The rain lasted all night and into the morning, lashing out furiously at the jungle canopy; first turning the ground into mud and then into a thick sludge unable to travel through. A thick mist covered the ground, coating everything with moisture. A loud buzzing was echoing throughout the jungle. 

I’m sitting under a tree, wet. The giant leaves above me offer protection from most of the rain, but water fills the leaves and drips down onto my helmet and shoulders.

I adjust my flak jacket and push up my sleeve and wipe away the grime on my watch. I peer at it, trying to read it. It is about 7:30 A.M.

I look around me and I see no sign of Colonel Harris. I gaze around to see what the rest of Decker team was doing. Campbell was on my left calmly smoking a cigarette; he was looking at the ground, thinking.

Coffman and Worley were talking in low tones; Gorman had his hand beside his rifle. He and Benson appeared to be asleep. Cramer was swearing softly and cleaning his M-16.The rest of us had AK-47s except for Gorman who had a modified, bolt-action Winchester 30-06 and Campbell with his big M-60.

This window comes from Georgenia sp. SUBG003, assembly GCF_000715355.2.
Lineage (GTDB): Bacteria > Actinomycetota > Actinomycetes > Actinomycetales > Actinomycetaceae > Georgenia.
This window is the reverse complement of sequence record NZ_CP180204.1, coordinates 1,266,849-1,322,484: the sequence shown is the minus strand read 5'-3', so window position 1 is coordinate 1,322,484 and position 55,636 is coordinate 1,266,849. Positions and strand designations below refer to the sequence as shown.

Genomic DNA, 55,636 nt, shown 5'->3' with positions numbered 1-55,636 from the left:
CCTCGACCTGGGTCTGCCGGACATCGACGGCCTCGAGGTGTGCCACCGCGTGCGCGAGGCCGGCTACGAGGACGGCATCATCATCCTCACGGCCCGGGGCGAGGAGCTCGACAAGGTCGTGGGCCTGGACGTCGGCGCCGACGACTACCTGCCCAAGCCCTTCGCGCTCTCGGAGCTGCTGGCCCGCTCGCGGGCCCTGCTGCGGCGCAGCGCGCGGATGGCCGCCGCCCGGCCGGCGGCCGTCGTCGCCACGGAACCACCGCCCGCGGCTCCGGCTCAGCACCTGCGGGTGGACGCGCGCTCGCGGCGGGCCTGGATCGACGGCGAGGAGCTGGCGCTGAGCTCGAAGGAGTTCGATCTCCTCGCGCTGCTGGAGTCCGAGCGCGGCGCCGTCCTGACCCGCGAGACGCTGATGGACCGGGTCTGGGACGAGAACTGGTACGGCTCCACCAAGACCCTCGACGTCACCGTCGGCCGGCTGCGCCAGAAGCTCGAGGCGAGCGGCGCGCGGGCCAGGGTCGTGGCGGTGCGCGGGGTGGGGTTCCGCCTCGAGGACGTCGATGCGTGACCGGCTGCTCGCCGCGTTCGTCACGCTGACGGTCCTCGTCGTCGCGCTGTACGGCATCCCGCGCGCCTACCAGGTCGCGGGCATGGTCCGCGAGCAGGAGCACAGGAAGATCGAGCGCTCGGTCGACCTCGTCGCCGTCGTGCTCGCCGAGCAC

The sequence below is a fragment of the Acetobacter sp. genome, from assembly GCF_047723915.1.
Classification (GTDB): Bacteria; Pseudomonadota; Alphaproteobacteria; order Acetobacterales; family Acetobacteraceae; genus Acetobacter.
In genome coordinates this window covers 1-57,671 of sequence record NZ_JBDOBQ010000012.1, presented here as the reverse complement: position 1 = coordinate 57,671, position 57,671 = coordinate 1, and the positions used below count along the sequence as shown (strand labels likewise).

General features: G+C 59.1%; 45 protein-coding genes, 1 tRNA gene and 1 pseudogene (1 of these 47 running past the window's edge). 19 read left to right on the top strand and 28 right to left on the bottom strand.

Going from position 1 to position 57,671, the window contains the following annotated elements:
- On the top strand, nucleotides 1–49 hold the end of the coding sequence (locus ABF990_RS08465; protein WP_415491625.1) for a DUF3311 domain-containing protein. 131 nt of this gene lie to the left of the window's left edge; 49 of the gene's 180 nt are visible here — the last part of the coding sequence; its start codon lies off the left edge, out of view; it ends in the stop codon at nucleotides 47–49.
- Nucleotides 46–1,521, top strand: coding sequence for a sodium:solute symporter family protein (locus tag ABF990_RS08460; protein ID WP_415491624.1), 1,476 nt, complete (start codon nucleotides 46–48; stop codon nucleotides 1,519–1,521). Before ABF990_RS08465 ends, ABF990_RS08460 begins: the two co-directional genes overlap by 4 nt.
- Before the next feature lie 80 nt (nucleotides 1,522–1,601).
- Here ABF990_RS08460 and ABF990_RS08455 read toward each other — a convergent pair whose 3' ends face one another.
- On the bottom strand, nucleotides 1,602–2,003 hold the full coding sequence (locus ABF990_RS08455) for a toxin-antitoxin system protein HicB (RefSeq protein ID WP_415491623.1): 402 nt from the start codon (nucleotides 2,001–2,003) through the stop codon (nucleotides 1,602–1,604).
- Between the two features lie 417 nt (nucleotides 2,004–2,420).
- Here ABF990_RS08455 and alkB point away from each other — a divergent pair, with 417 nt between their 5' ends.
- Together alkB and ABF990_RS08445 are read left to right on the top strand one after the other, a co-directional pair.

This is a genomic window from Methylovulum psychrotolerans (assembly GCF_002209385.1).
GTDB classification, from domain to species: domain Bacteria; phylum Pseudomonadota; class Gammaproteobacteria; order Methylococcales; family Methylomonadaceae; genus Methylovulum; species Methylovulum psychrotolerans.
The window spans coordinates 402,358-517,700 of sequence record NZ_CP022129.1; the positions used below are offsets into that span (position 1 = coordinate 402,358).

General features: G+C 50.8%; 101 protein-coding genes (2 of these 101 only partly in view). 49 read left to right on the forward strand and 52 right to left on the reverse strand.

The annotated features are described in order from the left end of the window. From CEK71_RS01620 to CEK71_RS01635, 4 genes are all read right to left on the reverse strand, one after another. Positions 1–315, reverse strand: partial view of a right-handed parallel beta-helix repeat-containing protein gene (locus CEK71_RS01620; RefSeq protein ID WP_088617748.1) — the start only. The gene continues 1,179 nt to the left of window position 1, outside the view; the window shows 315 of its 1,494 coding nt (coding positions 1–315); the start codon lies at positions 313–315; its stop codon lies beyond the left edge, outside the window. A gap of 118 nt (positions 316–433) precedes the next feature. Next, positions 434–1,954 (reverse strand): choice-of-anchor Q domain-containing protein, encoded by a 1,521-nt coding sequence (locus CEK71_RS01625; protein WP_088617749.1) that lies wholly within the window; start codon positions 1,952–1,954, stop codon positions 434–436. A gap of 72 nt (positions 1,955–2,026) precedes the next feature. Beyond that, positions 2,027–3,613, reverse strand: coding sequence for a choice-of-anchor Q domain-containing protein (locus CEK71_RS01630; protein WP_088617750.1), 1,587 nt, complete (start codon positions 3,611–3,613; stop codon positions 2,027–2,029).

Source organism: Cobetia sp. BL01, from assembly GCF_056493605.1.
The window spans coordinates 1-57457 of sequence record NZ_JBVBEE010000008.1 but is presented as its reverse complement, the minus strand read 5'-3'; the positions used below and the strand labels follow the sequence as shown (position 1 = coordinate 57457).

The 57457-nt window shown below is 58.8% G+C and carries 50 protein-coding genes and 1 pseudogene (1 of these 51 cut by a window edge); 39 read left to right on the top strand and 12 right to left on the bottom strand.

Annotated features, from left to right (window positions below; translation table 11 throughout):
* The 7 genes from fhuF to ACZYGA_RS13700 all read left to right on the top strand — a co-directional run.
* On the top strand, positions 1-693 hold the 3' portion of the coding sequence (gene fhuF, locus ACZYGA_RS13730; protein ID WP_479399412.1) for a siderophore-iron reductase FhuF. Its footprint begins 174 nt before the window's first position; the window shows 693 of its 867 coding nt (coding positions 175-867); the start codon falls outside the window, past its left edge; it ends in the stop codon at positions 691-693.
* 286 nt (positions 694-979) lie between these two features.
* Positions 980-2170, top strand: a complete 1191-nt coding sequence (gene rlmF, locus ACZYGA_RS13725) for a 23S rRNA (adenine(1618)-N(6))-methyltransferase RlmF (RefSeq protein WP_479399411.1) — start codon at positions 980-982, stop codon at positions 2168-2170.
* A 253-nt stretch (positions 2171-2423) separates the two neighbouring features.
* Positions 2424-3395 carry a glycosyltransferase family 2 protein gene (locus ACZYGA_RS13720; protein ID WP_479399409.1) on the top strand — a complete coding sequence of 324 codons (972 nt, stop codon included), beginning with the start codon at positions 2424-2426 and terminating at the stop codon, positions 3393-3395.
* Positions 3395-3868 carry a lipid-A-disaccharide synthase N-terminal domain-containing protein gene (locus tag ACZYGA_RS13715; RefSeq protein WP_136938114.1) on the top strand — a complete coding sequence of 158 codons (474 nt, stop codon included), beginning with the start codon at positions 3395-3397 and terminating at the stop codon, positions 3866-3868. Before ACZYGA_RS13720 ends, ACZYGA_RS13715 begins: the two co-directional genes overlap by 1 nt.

Besides me, we also all had semi-automatic Colt 45s and fragmentation grenades. I had a Soviet Makarov, a weapon that I took a year ago from a dead NVA officer.

I look up again; Cramer was still cursing and wiping his rifle barrel. I then mentally go through Decker team. Somber- faced Donald Cramer was interesting. He was born in Lowesville, North Carolina and won two Bronze Stars before joining up with the Green Berets. He denied the use of an AK-47, saying that his M-16 was the only “American” thing he had left.

Arthur Campbell was the only black man on the team and was 6-4 and 236 pounds.  He was a football player in an all-black team from Alabama before joining the Green Berets in ’69.

  Andrew Coffman and David Worley were friends and grew up together in the small town of Groton, South Dakota. Both had signed up for a year before joining the Special Forces in 1968.